Notes DDD Quickly (Part 1)

Quick DDD Notes

This notes have been taken from the free Domain Driven Design Quickly. I highly recommend reading the book. I have found it to be a concise summary of the original book. In this summary I will be just mentioning/listing the best ideas of the all the concepts mentioned in the book.

Disclaimer: There is no strict narrative to this post, just useful ideas written in a sentence or two to Ctrl+F whenever you hesitate before making a design decision.


The, so called, Model is the abstraction of the Domain.

The Domain comes to light talking to the Domain Experts, which are the business experts.

The abstraction is the model. This is not a diagram but the idea that the diagram is intended to convey.

Sometime the domain contain too much, so we must leave parts out of our model.

We should be able to communicate the Model.

  • Graphical Diagrams
  • Writing
  • Language

Only once we are sure we can communicate the model we can start to design our

Software Design: The big pictures, where the walls of a house are going to
be placed.

Code Design: Detail, where certain painting is going to be hang.

Code design mistakes are easy to correct, the totally opposite happens with Software design mistakes.

Analysis Paralysis: Teams members so afraid of making any design decision that end up making no progress at all.

The Ubiquitous Language

One different person uses different words when writing than when speaking. Sometimes, even in the same sentences.

A core principle of DDD is to use a language based on the model.

That language and the models are strongly interconnected with one another. A change in the language is a change in the model.

Domain experts should easily understands the both the language and the model.

The language can be expressed in text, diagrams, etc. (UML diagrams are not recommended by this book)

Model Driven Design

Very important details are discovered during the design and implementation process. A Model that is truthful to the Domain can turn out to have serious problems with object persistence, or unacceptable performance behaviour. The Model should be constructed with an eye open to the software and design considerations. Developers should be included in the modeling process. This ensures that the model can actually be implemented. “Procedural programming does not suit well Model driven Design”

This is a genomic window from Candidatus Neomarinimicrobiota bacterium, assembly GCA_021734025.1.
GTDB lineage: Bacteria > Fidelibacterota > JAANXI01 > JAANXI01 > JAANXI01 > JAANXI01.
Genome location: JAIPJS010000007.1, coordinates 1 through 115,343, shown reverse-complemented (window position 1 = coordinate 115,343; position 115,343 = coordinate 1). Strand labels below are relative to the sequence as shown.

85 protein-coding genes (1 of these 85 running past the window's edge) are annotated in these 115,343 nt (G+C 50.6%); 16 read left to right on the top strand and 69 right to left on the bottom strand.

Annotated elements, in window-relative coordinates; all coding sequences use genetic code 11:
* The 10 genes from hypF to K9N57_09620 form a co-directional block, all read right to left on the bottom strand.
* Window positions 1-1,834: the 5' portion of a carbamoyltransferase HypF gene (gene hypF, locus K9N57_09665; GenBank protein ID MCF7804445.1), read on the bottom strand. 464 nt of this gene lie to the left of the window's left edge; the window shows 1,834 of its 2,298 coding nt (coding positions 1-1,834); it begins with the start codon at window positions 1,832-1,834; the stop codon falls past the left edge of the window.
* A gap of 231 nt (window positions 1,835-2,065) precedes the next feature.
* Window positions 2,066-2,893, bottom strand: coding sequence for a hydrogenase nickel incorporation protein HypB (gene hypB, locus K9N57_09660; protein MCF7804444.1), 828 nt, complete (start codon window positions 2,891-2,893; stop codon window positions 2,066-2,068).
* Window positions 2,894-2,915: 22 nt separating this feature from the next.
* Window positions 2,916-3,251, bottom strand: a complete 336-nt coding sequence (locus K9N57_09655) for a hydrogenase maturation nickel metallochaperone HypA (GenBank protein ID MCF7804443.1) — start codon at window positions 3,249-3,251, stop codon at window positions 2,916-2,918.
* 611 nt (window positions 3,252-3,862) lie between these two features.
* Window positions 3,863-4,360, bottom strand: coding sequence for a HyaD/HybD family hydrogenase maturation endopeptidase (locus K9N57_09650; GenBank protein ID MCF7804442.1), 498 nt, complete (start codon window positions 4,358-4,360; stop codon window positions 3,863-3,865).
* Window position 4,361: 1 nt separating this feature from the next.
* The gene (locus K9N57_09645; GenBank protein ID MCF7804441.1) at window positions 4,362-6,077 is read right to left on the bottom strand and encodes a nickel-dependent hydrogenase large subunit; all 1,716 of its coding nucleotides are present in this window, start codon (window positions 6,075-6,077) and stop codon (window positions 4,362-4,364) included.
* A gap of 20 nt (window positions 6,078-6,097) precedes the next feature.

The building blocks of a Model Driven Design

Model Driven Design

Layered Architecture

A common architectural solution for domain-driven designs contain four conceptual layers:

User Interface (Presentation Layer): Responsible for presenting information to the user and interpreting user commands.

Application Layer: This is a thin layer which coordinates the application activity. It does not contain business logic. It does not hold the state of the business objects, but it can hold the state of an application task progress.

Domain Layer: This layer contains information about the domain. This is the heart of the business software. The state of business objects is held here. Persistence of the business objects and possibly their state is delegated to the infrastructure layer.

Infrastructure Layer: This layer acts as a supporting library for all the other layers. It provides communication between layers, implements persistence for business objects, contains supporting libraries for the user interface layer, etc.


Entities are necessary objects in the domain model and should be considered from beginning of the modeling.

An Object must be an Entity as long as it has identity. For these objects is not the attributes that matter, but the thread of continuity and identity.

Usually the identity is either an attribute of the object, a combination of attributes or an attribute specially created to preserve and express identity, or even a behaviour. The “ID” could be auto generated by a module, could be the PK of a table in a DB or it could be created by the user.

This means of identification may come from outside or it may be created by and for the system, bit it must correspond to the identity distinctions in the model. The model must define what it means to be the same thing.

Beware of considering all objects entities, there may be performance issues. (Consider the case of a drawing App explained in the book)